display | more...

In group theory, abelian is used to describe a group for which, in addition to the usual group axioms, the group operation * commutes- that is, the ordering of elements is unimportant (more formally, a,b∈G, a*b = b*a). Sometimes referred to as commutative groups, the expression abelian is in honour of the Norwegian mathematician Niels Henrik Abel, yet despite this it is usual to write abelian rather than the grammatically correct Abelian (much to the consternation of one of my linear algebra lecturers).

Given any field F, F is abelian under addition and Fx= F\{0} is abelian under multiplication. An example of a non-abelian group is given by the general linear group GL(n,F), since matrix multiplication is not generally commutative.

A number of useful tests/properties hold for the abelian groups and related subgroups. For a group described in the form of a multiplication table, the abelian property will hold if the table is symmetrical about the diagonal, such as for Z2 X Z2:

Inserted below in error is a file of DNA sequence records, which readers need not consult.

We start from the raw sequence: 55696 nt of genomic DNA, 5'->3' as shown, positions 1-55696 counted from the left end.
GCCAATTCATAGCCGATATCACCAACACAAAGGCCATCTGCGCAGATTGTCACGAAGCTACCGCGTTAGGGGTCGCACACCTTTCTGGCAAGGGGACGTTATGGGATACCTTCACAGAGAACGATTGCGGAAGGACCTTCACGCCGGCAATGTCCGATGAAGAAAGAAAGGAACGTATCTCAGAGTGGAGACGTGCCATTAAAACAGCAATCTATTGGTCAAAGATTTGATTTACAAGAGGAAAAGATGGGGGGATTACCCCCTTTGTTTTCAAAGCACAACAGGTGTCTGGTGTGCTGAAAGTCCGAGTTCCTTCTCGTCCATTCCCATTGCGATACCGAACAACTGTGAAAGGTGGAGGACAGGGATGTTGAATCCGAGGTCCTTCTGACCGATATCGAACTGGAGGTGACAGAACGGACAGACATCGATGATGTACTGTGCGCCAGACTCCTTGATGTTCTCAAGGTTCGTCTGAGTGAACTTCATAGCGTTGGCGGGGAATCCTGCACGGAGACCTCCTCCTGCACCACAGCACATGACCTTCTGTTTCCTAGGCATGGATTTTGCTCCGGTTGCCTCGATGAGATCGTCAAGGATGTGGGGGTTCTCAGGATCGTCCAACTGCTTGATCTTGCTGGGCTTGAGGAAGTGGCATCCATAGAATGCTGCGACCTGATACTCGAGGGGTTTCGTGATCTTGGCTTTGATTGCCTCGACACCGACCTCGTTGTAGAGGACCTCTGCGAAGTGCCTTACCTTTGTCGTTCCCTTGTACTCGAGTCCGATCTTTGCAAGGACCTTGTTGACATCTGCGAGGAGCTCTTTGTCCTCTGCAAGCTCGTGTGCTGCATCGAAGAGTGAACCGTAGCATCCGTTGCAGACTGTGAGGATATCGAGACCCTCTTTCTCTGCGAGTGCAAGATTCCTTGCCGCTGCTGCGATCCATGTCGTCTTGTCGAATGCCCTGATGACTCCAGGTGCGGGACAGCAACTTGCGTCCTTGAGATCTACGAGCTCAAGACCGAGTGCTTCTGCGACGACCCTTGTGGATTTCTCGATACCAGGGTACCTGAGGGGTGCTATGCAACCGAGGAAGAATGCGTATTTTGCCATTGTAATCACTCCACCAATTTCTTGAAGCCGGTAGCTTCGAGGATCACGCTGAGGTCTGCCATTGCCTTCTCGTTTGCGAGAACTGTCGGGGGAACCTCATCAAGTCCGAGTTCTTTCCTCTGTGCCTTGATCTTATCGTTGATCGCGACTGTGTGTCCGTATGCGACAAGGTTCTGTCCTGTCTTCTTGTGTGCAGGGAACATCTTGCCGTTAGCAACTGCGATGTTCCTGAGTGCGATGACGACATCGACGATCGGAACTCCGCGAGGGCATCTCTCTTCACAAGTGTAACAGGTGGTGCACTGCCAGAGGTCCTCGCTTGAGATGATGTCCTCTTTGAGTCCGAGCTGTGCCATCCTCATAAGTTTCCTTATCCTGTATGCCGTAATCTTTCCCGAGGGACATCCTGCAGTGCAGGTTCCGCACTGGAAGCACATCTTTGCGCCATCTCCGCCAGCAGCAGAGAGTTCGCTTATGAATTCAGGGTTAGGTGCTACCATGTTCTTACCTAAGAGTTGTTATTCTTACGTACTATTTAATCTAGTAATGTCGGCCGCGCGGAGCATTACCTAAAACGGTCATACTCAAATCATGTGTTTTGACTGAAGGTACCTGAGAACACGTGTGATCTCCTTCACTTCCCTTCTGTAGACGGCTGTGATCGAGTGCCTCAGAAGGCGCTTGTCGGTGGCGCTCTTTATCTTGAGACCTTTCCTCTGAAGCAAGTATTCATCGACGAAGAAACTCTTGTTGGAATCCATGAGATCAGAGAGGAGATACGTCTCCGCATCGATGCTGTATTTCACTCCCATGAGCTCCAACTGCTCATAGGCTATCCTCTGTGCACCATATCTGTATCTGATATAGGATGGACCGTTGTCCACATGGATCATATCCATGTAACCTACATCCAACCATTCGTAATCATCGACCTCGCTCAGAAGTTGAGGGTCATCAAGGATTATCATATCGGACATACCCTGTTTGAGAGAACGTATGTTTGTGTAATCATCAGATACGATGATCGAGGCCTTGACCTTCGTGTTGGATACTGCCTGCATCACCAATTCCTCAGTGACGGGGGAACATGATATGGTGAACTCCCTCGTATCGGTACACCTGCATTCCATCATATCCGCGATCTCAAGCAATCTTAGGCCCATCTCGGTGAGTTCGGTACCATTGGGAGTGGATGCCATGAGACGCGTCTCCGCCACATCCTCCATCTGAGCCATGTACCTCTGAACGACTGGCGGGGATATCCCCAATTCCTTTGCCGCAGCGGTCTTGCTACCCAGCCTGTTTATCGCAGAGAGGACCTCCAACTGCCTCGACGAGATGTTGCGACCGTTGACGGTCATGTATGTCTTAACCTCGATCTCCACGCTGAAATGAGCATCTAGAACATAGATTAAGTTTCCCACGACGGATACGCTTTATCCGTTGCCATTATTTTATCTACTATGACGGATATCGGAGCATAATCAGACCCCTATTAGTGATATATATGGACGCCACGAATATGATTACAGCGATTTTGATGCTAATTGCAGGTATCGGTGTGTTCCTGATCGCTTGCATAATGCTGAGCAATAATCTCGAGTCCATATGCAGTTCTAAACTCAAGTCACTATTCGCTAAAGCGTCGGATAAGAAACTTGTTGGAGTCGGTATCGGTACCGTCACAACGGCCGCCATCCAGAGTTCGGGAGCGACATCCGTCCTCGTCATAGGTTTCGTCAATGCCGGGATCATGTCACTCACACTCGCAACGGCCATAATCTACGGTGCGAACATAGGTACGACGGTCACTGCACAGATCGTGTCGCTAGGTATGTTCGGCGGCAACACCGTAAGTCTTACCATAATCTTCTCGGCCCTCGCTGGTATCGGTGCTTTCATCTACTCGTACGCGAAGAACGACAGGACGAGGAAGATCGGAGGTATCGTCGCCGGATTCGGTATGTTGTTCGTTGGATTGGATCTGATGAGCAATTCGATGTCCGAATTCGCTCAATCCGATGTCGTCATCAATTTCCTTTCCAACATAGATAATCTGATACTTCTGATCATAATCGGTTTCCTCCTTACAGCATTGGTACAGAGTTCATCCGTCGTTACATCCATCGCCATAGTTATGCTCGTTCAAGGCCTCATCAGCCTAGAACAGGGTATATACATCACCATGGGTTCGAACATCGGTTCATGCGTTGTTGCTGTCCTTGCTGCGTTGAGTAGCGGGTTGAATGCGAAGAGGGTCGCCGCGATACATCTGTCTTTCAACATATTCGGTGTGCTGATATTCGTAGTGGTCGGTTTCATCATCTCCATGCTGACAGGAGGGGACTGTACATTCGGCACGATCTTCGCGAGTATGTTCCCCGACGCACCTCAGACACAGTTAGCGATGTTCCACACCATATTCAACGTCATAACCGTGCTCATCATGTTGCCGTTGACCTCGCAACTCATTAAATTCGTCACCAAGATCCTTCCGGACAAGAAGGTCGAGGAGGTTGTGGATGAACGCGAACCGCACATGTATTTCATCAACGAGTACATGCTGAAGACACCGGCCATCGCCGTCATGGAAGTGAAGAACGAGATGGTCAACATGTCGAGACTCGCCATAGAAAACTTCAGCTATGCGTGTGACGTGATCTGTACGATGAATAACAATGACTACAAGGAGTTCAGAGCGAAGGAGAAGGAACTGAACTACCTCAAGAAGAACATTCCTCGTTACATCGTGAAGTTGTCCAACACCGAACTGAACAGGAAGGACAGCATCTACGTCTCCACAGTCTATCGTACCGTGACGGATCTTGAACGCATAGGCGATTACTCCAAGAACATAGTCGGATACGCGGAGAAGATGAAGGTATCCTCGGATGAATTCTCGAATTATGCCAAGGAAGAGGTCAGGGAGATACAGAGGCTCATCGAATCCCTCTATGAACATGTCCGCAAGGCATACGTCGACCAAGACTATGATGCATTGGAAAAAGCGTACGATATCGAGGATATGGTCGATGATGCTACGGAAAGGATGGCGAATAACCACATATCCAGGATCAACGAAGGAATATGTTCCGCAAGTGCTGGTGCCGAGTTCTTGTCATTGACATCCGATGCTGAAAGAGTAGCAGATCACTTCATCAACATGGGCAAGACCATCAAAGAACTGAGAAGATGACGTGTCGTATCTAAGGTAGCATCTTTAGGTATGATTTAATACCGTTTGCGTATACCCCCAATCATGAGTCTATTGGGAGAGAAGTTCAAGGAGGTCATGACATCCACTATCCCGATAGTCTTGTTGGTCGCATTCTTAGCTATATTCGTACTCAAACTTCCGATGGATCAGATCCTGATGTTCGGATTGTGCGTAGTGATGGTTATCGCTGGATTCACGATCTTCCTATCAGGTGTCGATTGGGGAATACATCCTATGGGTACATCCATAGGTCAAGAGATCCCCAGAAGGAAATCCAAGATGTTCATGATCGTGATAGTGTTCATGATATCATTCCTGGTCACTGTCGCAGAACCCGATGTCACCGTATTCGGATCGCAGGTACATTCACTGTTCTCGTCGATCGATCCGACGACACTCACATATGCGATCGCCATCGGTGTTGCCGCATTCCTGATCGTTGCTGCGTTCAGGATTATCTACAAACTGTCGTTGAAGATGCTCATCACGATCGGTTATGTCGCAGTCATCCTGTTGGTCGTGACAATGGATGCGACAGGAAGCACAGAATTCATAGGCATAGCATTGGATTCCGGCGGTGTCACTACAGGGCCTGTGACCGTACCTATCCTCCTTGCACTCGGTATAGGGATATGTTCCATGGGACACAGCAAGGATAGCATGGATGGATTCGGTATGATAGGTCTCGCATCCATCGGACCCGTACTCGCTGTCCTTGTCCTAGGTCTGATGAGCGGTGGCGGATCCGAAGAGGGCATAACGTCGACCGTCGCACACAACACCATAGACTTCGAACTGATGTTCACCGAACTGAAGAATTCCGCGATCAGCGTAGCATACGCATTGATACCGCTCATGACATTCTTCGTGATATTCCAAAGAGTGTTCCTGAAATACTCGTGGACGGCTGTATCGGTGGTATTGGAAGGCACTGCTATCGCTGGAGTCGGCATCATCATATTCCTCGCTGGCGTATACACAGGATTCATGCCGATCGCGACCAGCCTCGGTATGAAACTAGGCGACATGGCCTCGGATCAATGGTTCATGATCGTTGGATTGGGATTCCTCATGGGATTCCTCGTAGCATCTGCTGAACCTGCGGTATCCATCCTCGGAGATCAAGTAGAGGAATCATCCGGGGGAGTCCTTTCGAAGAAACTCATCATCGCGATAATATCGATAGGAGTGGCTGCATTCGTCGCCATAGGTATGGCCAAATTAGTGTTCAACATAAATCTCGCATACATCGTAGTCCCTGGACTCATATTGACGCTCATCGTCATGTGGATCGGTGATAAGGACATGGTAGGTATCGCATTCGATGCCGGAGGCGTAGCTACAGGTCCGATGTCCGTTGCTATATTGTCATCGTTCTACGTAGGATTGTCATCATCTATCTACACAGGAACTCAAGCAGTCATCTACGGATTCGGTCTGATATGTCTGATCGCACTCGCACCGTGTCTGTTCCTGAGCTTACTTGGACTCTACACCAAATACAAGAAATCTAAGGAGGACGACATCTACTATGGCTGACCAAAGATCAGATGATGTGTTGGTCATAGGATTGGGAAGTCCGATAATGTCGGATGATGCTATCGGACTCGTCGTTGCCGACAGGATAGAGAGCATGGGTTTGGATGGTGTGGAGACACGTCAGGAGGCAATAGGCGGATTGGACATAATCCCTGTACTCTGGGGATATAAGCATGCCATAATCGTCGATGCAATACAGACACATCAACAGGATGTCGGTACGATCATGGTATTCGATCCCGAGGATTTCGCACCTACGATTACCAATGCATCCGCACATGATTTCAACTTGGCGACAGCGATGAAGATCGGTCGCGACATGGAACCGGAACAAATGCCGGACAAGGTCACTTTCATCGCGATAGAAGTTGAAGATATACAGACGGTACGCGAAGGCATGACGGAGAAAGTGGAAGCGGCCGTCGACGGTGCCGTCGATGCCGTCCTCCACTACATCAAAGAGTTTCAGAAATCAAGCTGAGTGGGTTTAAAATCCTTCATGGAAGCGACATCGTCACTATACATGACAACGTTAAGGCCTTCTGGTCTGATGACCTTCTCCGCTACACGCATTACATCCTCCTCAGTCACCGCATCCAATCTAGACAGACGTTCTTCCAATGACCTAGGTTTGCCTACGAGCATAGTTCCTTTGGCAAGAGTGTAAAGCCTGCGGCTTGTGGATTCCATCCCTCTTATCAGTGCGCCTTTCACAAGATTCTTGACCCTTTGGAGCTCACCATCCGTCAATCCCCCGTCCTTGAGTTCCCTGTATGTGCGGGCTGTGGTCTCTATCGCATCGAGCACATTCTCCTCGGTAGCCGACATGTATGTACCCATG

e   a   b   c
e| e   a   b   c
a| a   e   c   b
b| b   c   e   a
c| c   b   a   e
Why should this be the case? The entry in the i,jth cell corresponds to the operation of * on the ith and jth group elements, i.e. gi*gj. But for an abelian group, gi*gj=gj*gi so the same value must appear in the j,ith cell- hence the symmetry arises.

Testing is even easier in certain cases-any group of order 5 or less is abelian. Also, any cyclic group is necessarily abelian- for G=<g> consider that for any a,b∈G there are m,n such that a=gm, b=gn, then ab=gmgn=gm+n=gn+m=gngm=ba. However, the converse does not hold- there are abelian groups which are not cyclic, such as the one given earlier, Z2 X Z2. Any subgroup, factor group, product or direct sum of abelian groups will remain abelian.

By the fundamental theorem of finite abelian groups, such a group can be expressed as a direct sum of cyclic subgroups of prime-power order.

Given an abelian group, it can be shown that any subgroup will be a normal subgroup, since ∀a,h∈G, ah=ha, so the left and right cosets aH, Ha are equal. Also, for homomorphisms f,g on abelian groups, the sum f+g is also a homomorphism.

Log in or register to write something here or to contact authors.